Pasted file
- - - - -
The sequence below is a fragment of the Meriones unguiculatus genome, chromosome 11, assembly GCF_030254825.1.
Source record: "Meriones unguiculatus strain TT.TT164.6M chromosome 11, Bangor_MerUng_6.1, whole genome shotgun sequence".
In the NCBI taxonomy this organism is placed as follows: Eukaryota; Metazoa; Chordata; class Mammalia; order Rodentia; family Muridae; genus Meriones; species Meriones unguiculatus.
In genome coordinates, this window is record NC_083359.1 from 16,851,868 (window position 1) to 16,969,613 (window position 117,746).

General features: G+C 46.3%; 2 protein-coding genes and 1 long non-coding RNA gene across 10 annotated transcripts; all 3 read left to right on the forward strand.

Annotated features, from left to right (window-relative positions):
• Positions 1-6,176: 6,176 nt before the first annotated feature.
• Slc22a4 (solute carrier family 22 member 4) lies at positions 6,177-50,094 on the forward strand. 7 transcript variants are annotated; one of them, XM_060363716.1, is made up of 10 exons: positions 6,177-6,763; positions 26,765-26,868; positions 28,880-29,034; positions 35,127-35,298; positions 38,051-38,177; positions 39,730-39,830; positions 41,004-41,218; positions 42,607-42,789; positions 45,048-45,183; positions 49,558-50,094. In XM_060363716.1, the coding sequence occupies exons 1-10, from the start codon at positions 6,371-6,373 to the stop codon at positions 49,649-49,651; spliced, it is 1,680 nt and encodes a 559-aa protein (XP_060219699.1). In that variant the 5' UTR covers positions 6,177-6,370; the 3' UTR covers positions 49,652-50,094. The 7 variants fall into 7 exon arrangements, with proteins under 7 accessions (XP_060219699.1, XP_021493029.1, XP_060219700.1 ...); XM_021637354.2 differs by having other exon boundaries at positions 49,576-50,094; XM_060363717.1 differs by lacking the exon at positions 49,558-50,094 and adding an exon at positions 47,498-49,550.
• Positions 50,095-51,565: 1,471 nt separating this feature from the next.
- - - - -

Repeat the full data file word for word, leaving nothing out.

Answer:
The sequence below is a fragment of the Meriones unguiculatus genome, chromosome 11, assembly GCF_030254825.1.
Source record: "Meriones unguiculatus strain TT.TT164.6M chromosome 11, Bangor_MerUng_6.1, whole genome shotgun sequence".
In the NCBI taxonomy this organism is placed as follows: Eukaryota; Metazoa; Chordata; class Mammalia; order Rodentia; family Muridae; genus Meriones; species Meriones unguiculatus.
In genome coordinates, this window is record NC_083359.1 from 16,851,868 (window position 1) to 16,969,613 (window position 117,746).

General features: G+C 46.3%; 2 protein-coding genes and 1 long non-coding RNA gene across 10 annotated transcripts; all 3 read left to right on the forward strand.

Annotated features, from left to right (window-relative positions):
• Positions 1-6,176: 6,176 nt before the first annotated feature.
• Slc22a4 (solute carrier family 22 member 4) lies at positions 6,177-50,094 on the forward strand. 7 transcript variants are annotated; one of them, XM_060363716.1, is made up of 10 exons: positions 6,177-6,763; positions 26,765-26,868; positions 28,880-29,034; positions 35,127-35,298; positions 38,051-38,177; positions 39,730-39,830; positions 41,004-41,218; positions 42,607-42,789; positions 45,048-45,183; positions 49,558-50,094. In XM_060363716.1, the coding sequence occupies exons 1-10, from the start codon at positions 6,371-6,373 to the stop codon at positions 49,649-49,651; spliced, it is 1,680 nt and encodes a 559-aa protein (XP_060219699.1). In that variant the 5' UTR covers positions 6,177-6,370; the 3' UTR covers positions 49,652-50,094. The 7 variants fall into 7 exon arrangements, with proteins under 7 accessions (XP_060219699.1, XP_021493029.1, XP_060219700.1 ...); XM_021637354.2 differs by having other exon boundaries at positions 49,576-50,094; XM_060363717.1 differs by lacking the exon at positions 49,558-50,094 and adding an exon at positions 47,498-49,550.
• Positions 50,095-51,565: 1,471 nt separating this feature from the next.